Western culture definitely has its work cut out for it. I myself was in that mental space not too long ago. My life now compared to how it was, is a product of the immersion of myself into all these elements wholeheartedly. I see people being inspired and looking for outlets that they can bring home and invite into their world whether it’s hula hooping, surfing, or Yoga, these lifestyle changes can alter perspectives and improve health.
Describe your last surf session and what possible realizations you may have had while in the water?
It was at Bluff Beach in Bocas Del Toro, Panama where I live! It’s so amazing. Bluff Beach is a shallow beach break that loves to break surfboards. The barrels are as wide as they are high, and it is a very intense wave regardless of the size. To be caught under one of those majestic barrels is both exhilarating and terrifying. One of the realizations I experienced was how mother ocean does not care if you are having a bad day, she does not sympathize or show mercy. If you find yourself being careless or without focus, the ocean can be terribly unforgiving. I realized how insignificant I felt amongst these bone crushing waves.
What is the greatest gift Yoga, surfing, and hooping have given you?
I am now living my dream. A dream I couldn’t have predicted and life I’ve always imagined. I have created this journey and am traveling down this amazing path. A life full of surfing, hula hooping, Yoga and more. Every day I wake up to the sound of the ocean. I allow my life to flow and I am learning to let go of my desire to control it. I truly live in the now. I am in the best shape of my life physically and mentally and I challenge myself more every day. All these wonderful practices have given me my life and for that I am grateful.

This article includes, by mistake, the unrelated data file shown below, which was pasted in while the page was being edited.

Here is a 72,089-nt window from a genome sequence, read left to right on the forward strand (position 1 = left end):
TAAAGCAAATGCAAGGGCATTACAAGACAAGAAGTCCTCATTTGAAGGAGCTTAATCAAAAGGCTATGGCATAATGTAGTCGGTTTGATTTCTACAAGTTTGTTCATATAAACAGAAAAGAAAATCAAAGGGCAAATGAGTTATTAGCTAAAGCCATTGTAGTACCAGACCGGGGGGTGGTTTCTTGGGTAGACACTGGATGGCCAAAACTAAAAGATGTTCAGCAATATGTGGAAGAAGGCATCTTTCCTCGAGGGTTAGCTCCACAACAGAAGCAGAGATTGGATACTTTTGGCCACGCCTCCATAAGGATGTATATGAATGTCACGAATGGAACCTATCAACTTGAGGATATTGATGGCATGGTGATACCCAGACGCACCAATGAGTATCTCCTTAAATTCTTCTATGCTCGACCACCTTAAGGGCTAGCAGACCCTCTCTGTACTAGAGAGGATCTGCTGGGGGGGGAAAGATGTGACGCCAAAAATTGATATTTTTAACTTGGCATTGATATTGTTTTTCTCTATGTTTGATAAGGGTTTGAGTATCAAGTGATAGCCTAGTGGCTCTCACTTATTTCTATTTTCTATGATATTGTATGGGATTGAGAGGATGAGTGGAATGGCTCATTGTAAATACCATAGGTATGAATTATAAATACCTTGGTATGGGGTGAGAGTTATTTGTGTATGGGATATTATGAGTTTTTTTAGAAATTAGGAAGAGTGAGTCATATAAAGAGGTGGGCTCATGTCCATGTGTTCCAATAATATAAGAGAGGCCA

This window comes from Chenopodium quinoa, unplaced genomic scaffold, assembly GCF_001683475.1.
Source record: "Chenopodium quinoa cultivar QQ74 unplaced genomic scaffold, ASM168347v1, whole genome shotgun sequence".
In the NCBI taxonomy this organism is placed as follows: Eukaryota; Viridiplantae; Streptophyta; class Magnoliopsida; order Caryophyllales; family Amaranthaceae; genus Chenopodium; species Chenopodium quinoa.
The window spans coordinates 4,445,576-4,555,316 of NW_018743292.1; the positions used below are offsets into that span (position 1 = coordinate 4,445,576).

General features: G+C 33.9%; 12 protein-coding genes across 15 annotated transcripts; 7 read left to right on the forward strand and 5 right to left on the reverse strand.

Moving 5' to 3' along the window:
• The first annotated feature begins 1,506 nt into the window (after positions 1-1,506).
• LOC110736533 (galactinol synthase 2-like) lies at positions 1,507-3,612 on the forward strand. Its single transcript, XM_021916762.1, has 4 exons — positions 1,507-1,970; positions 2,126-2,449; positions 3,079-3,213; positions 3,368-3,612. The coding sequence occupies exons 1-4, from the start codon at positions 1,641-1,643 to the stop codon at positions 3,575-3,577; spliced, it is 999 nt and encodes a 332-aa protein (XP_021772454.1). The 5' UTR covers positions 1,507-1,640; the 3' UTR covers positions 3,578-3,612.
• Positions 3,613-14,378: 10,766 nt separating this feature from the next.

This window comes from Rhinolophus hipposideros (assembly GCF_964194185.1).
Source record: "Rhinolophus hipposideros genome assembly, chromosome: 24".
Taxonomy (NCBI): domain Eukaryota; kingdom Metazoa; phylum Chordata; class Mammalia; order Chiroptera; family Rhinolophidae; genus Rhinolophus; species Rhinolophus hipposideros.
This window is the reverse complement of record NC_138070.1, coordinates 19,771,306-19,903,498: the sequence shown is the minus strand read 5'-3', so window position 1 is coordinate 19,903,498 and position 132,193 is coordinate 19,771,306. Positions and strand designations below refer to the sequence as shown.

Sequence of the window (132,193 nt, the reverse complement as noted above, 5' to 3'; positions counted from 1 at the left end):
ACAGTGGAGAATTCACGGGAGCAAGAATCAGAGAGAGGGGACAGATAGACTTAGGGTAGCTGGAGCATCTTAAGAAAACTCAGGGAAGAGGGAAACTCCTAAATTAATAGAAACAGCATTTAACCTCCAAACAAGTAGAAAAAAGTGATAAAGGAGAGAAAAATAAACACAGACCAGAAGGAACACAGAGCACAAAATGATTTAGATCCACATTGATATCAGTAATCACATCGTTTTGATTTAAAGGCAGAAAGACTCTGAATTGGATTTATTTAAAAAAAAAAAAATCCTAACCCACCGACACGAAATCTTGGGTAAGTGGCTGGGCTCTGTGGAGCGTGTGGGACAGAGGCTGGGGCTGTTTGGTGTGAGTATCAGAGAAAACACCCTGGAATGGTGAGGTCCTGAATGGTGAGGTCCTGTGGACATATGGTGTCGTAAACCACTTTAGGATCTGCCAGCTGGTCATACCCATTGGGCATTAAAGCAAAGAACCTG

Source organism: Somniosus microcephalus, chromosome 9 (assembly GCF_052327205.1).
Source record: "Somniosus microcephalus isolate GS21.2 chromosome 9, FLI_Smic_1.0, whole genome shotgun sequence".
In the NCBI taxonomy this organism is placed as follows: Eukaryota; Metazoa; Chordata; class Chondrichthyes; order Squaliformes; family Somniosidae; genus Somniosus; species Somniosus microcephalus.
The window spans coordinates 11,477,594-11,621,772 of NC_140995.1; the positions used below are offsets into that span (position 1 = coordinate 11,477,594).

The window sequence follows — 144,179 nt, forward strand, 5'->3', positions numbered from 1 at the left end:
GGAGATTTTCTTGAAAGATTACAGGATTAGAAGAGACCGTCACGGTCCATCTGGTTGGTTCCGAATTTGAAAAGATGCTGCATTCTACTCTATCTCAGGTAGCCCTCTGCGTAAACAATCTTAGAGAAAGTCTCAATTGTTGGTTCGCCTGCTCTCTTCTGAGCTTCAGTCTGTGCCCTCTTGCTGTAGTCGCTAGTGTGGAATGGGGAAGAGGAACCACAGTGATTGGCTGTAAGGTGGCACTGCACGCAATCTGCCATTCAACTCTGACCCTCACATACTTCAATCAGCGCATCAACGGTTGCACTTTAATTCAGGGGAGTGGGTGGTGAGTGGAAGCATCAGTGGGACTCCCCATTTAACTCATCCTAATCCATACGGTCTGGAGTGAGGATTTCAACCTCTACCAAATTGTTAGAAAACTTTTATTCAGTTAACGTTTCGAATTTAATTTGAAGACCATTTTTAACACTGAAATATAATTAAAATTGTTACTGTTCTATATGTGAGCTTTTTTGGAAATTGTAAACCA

Any last thoughts or words of wisdom you may life to share?
The day “I” died was the day I promised myself I would never give up, life is too short. I have a favorite saying, although it is not mine I know it will resonate with many: “Don’t ask what the world needs, ask what makes you come alive and go do it, cause what the world needs are people who come alive”. I am alive!!! This does not mean there are no struggles. I look at it this way: I am terrified of the water and the power of large waves crashing down on me. To this day it is still difficult to surf new spots or large waves. As I sit on my board and gaze around, I notice the life above and below. My curiosity sometimes gets the best of me. My mind goes to sharks, stingrays, and more. I have to remind myself that we are part of the circle of life so why not enjoy it? Letting go is not always easy. Find simplicity, so I do! Staring out on the horizon I spot a wave rolling in. I paddle to it scared and stoked wondering will I make the drop, and if I don’t, how long will I be under with my board tomb stoning above. I know it’s okay to wonder, but all I want to do is catch this wave and capture that incredible feeling that only surfing has given me. I remember why I am here and why I surf. It’s the closest to life I have ever felt. When I am on a wave, time slows down and I am truly free. Throughout the day, I will wipe out but you know what? Without those intense moments I wouldn’t be who I am today. I found confidence, strength, love, peace and tranquility through surfing, and I will never see life any other way.
Contact Soyela Shafer: firstname.lastname@example.org